• A61L2300/80Biologically active materials used in bandages, wound dressings, absorbent pads or medical devices characterised by a special chemical form
    • A61L2300/802Additives, excipients, e.g. cyclodextrins, fatty acids, surfactants
    • AHUMAN NECESSITIES
    • A61MEDICAL OR VETERINARY SCIENCE; HYGIENE
    • A61LMETHODS OR APPARATUS FOR STERILISING MATERIALS OR OBJECTS IN GENERAL; DISINFECTION, STERILISATION, OR DEODORISATION OF AIR; CHEMICAL ASPECTS OF BANDAGES, DRESSINGS, ABSORBENT PADS, OR SURGICAL ARTICLES; MATERIALS FOR BANDAGES, DRESSINGS, ABSORBENT PADS, OR SURGICAL ARTICLES
    • A61L2420/00Materials or methods for coatings medical devices
    • A61L2420/02Methods for coating medical devices
    • AHUMAN NECESSITIES
    • A61MEDICAL OR VETERINARY SCIENCE; HYGIENE
    • A61LMETHODS OR APPARATUS FOR STERILISING MATERIALS OR OBJECTS IN GENERAL; DISINFECTION, STERILISATION, OR DEODORISATION OF AIR; CHEMICAL ASPECTS OF BANDAGES, DRESSINGS, ABSORBENT PADS, OR SURGICAL ARTICLES; MATERIALS FOR BANDAGES, DRESSINGS, ABSORBENT PADS, OR SURGICAL ARTICLES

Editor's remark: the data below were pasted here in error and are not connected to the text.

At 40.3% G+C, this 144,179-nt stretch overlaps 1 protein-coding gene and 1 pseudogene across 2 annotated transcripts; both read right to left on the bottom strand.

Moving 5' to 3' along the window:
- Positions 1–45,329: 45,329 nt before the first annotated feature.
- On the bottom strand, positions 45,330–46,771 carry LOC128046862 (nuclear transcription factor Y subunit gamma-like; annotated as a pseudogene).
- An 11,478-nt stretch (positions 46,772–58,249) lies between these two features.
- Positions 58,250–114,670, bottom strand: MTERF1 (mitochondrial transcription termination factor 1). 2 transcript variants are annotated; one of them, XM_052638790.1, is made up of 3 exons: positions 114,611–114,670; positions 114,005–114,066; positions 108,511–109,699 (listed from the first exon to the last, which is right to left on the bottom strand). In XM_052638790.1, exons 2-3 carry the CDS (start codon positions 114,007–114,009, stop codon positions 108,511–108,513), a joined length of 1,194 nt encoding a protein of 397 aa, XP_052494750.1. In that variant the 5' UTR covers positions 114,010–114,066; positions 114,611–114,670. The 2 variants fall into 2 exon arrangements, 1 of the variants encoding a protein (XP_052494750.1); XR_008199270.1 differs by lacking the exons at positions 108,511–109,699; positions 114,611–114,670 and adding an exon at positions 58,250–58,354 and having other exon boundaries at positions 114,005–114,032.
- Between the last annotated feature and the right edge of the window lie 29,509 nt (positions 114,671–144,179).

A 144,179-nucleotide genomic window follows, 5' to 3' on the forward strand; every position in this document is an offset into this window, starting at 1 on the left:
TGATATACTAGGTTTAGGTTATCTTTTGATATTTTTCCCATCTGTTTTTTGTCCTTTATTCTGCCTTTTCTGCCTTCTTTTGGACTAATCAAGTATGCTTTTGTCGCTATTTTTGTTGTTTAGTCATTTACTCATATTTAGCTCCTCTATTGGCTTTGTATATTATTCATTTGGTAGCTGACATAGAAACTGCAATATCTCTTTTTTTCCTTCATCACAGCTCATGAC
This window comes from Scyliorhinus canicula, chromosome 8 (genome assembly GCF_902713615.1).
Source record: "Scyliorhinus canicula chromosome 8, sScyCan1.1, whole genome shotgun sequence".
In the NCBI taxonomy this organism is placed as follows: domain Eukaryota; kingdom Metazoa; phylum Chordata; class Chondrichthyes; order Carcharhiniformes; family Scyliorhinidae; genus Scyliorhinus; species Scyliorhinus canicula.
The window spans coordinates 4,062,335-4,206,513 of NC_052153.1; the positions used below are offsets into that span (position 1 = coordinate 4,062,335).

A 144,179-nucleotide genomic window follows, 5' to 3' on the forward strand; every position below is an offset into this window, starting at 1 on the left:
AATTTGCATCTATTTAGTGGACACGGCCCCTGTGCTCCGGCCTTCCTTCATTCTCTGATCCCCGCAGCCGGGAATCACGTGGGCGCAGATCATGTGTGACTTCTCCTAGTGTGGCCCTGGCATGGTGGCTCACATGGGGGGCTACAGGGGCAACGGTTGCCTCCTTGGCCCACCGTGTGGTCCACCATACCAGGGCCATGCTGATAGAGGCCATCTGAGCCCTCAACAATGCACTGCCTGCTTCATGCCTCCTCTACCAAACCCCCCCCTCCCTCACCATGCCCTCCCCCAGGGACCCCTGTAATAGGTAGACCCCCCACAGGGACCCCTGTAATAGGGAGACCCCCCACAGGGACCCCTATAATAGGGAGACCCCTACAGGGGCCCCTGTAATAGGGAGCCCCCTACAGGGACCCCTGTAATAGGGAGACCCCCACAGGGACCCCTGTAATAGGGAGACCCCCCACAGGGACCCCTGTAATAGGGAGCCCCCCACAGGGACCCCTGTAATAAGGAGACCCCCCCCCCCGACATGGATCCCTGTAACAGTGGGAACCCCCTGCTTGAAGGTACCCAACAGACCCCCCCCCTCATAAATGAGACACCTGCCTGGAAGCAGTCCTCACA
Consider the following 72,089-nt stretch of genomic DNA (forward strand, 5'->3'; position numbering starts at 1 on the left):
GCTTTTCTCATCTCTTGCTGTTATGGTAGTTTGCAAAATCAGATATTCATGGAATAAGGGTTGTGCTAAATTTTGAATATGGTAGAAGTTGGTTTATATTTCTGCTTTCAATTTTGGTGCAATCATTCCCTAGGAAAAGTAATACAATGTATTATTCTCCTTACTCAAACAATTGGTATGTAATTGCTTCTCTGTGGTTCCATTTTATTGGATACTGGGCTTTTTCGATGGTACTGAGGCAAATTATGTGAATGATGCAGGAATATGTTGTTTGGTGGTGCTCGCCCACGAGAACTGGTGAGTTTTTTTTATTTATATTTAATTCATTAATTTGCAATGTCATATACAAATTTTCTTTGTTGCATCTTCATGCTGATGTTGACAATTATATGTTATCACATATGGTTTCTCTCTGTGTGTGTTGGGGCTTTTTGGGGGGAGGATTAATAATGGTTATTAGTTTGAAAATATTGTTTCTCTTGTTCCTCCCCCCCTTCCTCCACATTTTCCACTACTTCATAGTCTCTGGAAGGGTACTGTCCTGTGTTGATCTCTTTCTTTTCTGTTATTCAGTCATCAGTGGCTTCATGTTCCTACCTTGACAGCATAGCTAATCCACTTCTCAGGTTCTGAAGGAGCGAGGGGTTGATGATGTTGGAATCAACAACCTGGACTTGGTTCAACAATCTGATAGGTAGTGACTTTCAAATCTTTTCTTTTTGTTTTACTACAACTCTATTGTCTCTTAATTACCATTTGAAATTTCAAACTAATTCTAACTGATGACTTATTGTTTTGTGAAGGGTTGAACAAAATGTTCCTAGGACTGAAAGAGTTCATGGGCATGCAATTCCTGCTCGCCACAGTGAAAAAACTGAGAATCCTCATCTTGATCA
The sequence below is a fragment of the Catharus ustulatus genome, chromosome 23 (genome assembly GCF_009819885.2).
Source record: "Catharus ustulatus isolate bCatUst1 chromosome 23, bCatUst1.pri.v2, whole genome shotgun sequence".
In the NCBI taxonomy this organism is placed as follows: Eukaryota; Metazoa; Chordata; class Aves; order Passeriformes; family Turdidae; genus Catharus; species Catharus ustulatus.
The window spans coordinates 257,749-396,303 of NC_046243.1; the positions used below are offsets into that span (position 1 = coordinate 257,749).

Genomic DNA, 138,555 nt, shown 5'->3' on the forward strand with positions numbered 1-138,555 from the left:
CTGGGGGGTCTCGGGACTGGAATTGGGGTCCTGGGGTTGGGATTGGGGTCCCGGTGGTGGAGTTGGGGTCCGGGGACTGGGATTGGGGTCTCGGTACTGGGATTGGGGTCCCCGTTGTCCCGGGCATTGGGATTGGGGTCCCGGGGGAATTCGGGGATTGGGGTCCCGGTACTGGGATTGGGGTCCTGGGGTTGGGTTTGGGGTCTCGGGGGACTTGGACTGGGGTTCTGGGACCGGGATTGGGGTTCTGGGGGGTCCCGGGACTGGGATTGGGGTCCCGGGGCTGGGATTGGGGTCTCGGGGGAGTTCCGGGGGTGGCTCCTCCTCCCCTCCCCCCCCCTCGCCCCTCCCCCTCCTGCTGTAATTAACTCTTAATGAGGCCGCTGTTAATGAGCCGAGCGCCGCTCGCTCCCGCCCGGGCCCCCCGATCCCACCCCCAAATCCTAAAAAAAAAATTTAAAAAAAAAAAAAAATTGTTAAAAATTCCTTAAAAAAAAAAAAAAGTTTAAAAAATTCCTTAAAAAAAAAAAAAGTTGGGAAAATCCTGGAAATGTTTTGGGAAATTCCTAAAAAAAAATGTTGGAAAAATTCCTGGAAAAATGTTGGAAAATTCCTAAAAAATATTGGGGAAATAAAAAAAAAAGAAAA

• A61L2420/00Materials or methods for coatings medical devices
    • A61L2420/06Coatings containing a mixture of two or more compounds
    • AHUMAN NECESSITIES
    • A61MEDICAL OR VETERINARY SCIENCE; HYGIENE
    • A61MDEVICES FOR INTRODUCING MEDIA INTO, OR ONTO, THE BODY; DEVICES FOR TRANSDUCING BODY MEDIA OR FOR TAKING MEDIA FROM THE BODY; DEVICES FOR PRODUCING OR ENDING SLEEP OR STUPOR
    • A61M25/00Catheters; Hollow probes
    • A61M25/10Balloon catheters
    • A61M2025/1043Balloon catheters with special features or adapted for special applications